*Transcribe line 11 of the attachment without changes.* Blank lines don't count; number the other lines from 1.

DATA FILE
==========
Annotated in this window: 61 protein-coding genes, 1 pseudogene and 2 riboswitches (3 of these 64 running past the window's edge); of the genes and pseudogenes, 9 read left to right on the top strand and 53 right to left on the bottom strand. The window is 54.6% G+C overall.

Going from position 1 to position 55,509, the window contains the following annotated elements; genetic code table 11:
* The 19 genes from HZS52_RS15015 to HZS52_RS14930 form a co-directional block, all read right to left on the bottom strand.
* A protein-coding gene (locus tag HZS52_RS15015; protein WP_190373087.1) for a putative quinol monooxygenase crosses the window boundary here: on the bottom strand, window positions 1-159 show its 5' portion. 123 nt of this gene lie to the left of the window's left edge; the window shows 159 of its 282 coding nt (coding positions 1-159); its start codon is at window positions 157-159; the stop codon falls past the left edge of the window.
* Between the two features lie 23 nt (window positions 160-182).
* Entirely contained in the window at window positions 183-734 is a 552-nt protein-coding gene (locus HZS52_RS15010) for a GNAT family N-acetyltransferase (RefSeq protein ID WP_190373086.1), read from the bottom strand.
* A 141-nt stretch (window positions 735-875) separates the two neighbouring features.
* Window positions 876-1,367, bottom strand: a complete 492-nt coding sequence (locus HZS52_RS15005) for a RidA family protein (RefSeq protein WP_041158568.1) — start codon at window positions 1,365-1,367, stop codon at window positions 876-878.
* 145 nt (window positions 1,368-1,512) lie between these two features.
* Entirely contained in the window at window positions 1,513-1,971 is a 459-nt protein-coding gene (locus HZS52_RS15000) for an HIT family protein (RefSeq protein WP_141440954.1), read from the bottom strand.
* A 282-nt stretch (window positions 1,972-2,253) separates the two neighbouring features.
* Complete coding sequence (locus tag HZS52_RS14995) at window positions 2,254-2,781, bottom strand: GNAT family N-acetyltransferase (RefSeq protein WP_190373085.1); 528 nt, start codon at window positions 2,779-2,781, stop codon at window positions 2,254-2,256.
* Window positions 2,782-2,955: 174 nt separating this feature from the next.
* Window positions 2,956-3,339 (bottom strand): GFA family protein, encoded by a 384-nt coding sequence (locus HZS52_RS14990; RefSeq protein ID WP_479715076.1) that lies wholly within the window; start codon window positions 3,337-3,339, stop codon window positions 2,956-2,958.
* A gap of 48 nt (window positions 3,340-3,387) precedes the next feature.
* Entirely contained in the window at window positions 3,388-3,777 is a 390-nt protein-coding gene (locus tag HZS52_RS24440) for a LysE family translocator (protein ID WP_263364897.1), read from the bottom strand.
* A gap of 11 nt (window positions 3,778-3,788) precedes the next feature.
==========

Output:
* A 282-nt stretch (window positions 1,972-2,253) separates the two neighbouring features.